How to Make Fish Out of Cardboard

Updated April 25, 2018

Fishing games are fun for toddlers and young children. Making cardboard fish provides small-motor skills practice while drawing, colouring and cutting out the fish. Children learn the parts of the fish while drawing, which also provides a chance to exercise decision-making and engage in creative expression. If you number the fish, children can practice counting. Make pairs of fish in different colours to encourage children to use colour words and sort by attribute.

Cover all surfaces and the floor around the work area with newspaper or drop cloths. Don plastic rain capes to protect clothing.

Dip the laying-in brush in water and brush one entire side of the cardboard. Repeat for the other side. Brushing the cardboard with water on both sides ensures that it will not warp when painted. In his video tutorial, Introduction to "Acrylic Painting Materials," acrylic painter Bob Davies of How to Draw and Paint advises that you apply one or two coats of acrylic paint to prime the cardboard and ensure that it will not warp.

Allow the primed cardboard to dry overnight.

Choose a fish outline drawing from colouring pages or a full-colour fish image. The drawings or images can be of whole fish or fish skeletons. Kaboose, Family Fun and Enchanted Learning have printable fish colouring pages you might use. National Geographic and Aquaculture in the Classroom have full-colour photos of a variety of fish species.

Rough-sketch your chosen fish on the cardboard with a primary school pencil or black crayon, using your chosen fish outline or image as a guide. It is not necessary to be exact.

Squeeze a blob of acrylic paint into each section of your paint palette. Use colours that match your fish image or choose bold, bright, contrasting colours for a fantasy fish. Use a colour mixing chart to create your own custom colours. "Mixing with a brush is messier and it is harder to keep a clean mix," so Australian acrylic painter and art instructor Julie Duell, who has been teaching art since 1970, recommends using a palette knife to mix colours instead.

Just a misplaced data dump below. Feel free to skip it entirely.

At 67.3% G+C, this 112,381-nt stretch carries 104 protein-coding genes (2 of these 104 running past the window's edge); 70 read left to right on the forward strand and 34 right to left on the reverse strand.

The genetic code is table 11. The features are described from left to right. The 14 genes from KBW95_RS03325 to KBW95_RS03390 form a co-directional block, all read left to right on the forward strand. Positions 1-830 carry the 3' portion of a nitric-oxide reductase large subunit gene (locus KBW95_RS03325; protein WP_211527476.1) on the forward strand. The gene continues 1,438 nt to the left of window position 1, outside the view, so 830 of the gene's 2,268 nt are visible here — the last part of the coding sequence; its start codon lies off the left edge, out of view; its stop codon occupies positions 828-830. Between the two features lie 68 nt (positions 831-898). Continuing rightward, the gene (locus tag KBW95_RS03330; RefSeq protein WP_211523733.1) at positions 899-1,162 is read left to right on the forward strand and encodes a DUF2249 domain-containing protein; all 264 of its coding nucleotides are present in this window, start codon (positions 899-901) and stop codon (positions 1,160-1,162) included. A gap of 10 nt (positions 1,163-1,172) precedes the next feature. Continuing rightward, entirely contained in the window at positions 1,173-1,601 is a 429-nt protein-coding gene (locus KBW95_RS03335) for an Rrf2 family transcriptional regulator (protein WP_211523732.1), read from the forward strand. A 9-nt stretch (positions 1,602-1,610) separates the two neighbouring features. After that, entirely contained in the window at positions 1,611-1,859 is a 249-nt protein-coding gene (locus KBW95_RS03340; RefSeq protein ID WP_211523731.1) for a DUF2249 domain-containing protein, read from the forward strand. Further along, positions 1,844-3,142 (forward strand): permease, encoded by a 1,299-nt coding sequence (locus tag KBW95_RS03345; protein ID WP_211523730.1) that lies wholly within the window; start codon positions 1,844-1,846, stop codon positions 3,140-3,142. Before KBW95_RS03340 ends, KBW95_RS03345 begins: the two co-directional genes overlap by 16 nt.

Paint your fish as desired. Allow paint to dry overnight.

Cut painted fish from the cardboard sheet. Brush water onto one side of each fish. Apply two to three coats of clear acrylic sealant to the other side and the edges of each fish. Allow to dry overnight between each coat of sealant. The water will prevent your fish from warping.

Apply two to three coats of sealant to the other side of each fish. Allow to dry overnight between coats. Do not apply water to the side of the fish that is already sealed.

Cut 1-inch squares of magnet strip, available at most hardware or craft stores. Glue one strip on each side of each fish, as close to the edge of the mouth as possible.


Make a fishing pole from a 3- to 4-feet twig or dowel rod. The twig should be at least 3/4-inch diameter at the butt end, tapering to 1/4-inch at the tip. If you use dowel rods, they should be 1/2-inch diameter. Tie a string to the narrow end of the twig or to either end of the dowel rod. Wrap the first two inches of the tip and knot of the string with two layers of brightly-coloured duct tape. Wrap the other end of the twig or dowel rod with three to four layers of duct tape, 4-inch wide to create a hand grip. Glue the loose end of the string between two pieces of magnet strip. To play, hide fish behind a screen or the back of an easy chair. Drop the line behind the chair and pull up any fish that attach to the magnets.

Things You'll Need

  • Newspaper or drop cloths
  • Plastic rain capes
  • Cardboard sheets
  • Water, 4- or 6-inch laying-in brush
  • Primary school pencils or black crayon
  • Acrylic paints
  • Watercolour brushes
  • Palette, palette knife
  • Scissors
  • Clear acrylic sealant
  • Magnet strip
  • String
  • Coloured duct tape
  • 3- to 4-feet-long twigs, 1/4- to 3/4-inch diameter from end to end, or 1/2-inch diameter dowel rods
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About the Author

Jane Smith has provided educational support, served people with multiple challenges, managed up to nine employees and 86 independent contractors at a time, rescued animals, designed and repaired household items and completed a three-year metalworking apprenticeship. Smith's book, "Giving Him the Blues," was published in 2008. Smith received a Bachelor of Science in education from Kent State University in 1995.